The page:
Articles | Volume 14, issue 2
Atmos. Chem. Phys., 14, 559–575, 2014
Atmos. Chem. Phys., 14, 559–575, 2014

Research article 20 Jan 2014

Research article | 20 Jan 2014

The transport of atmospheric NOx and HNO3 over Cape Town

B. J. Abiodun1, A. M. Ojumu2, S. Jenner1, and T. V. Ojumu3 B. J. Abiodun et al.
  • 1Climate Systems Analysis Group, Department of Environmental and Geographical Science, University of Cape Town, South Africa
  • 2Department of Environmental and Agricultural Sciences, University of South Africa, South Africa
  • 3Department of Chemical Engineering, Cape Peninsula University of Technology, South Africa

Abstract. Cape Town, the most popular tourist city in Africa, usually experiences air pollution with unpleasant odour in winter. Previous studies have associated the pollution with local emission of pollutants within the city. The present study examines the transport of atmospheric pollutants (NOx and HNO3) over South Africa and shows how the transport of pollutants from the Mpumalanga Highveld, a major South African industrial area, may contribute to the pollution in Cape Town. The study analysed observation data (2001–2008) from the Cape Town air-quality network and simulation data (2001–2004) from a regional climate model (RegCM) over southern Africa. The simulation accounts for the influence of complex topography, atmospheric conditions, and atmospheric chemistry on emission and transport of pollutants over southern Africa. Flux budget analysis was used to examine whether Cape Town is a source or sink for NOx and HNO3 during the extreme pollution events.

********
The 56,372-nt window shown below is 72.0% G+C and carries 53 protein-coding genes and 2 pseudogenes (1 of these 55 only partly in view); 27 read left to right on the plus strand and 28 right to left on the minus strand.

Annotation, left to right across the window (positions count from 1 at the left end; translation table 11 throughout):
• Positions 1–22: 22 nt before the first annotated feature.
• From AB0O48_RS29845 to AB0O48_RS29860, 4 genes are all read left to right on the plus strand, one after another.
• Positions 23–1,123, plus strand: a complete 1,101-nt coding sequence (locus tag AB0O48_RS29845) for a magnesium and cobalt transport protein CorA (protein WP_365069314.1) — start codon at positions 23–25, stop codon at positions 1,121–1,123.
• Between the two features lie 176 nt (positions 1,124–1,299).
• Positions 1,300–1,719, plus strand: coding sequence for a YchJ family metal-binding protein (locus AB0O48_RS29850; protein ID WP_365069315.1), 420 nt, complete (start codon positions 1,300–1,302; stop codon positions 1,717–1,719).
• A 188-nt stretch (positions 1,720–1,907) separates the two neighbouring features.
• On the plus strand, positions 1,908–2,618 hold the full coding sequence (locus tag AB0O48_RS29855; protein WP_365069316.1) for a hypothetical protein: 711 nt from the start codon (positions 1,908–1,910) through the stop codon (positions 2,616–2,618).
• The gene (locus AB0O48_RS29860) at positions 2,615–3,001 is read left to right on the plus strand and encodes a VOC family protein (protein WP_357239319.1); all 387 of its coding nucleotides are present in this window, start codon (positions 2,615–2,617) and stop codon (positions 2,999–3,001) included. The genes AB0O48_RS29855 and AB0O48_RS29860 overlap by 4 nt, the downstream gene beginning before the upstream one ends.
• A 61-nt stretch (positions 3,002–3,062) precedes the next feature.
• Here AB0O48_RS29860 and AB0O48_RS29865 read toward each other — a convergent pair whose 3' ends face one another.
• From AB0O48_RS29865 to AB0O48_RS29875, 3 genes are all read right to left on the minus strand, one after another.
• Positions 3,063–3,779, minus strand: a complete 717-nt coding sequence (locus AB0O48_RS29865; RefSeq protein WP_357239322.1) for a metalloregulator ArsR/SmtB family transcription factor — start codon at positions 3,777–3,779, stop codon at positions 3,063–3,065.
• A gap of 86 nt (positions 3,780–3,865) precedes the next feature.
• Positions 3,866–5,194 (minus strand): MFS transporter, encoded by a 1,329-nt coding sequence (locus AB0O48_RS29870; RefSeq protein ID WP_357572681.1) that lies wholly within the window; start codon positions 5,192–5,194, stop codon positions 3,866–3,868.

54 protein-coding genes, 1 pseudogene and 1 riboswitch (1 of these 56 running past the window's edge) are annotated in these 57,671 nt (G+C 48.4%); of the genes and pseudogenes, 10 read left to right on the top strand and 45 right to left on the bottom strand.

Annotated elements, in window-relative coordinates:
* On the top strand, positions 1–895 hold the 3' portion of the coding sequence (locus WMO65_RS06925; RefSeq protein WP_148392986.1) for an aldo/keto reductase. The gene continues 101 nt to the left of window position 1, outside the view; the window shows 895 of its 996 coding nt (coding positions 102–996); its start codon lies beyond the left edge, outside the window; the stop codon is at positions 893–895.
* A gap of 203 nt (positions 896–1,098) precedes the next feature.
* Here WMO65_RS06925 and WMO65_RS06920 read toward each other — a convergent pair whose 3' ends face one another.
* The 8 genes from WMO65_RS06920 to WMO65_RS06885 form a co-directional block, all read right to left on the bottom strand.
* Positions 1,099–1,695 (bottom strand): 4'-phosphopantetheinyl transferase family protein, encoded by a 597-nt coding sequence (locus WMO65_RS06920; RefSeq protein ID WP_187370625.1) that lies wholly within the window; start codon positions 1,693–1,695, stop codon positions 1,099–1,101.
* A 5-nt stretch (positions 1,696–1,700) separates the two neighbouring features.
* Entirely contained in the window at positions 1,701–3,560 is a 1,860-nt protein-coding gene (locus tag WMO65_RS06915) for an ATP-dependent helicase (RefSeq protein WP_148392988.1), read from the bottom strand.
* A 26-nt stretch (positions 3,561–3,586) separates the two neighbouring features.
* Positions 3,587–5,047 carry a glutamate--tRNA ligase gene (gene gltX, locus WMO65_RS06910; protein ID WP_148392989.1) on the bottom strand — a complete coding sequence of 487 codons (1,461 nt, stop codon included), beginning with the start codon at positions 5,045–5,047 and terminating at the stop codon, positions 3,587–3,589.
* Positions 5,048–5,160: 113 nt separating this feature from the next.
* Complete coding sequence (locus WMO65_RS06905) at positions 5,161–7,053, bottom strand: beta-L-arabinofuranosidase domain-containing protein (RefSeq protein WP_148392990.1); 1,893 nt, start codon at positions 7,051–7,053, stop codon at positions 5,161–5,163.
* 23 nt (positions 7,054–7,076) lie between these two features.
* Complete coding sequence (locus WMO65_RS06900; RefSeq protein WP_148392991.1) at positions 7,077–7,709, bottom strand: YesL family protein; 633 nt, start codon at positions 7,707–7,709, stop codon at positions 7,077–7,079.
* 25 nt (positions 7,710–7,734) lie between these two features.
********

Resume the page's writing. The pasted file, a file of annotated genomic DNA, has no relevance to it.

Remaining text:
The results show that extreme pollution events in Cape Town are associated with the lower level (surface – 850 hPa) transport of NOx from the Mpumalanga Highveld to Cape Town, and with a tongue of high concentration of HNO3 that extends from the Mpumalanga Highveld to Cape Town along the south coast of South Africa. The prevailing atmospheric conditions during the extreme pollution events feature an upper-level (700 hPa) anticyclone over South Africa and a lower-level col over Cape Town. The anticyclone induces a strong subsidence motion, which prevents vertical mixing of the pollutants and caps high concentration of pollutants close to the surface as they are transported from the Mpumalanga Highveld toward Cape Town. The col accumulates the pollutants over the city. This study shows that Cape Town can be a sink for the NOx and HNO3 during extreme pollution events and suggests that the accumulation of pollutants transported from other areas (e.g. the Mpumalanga Highveld) may contribute to the air pollution in Cape Town.

Final-revised paper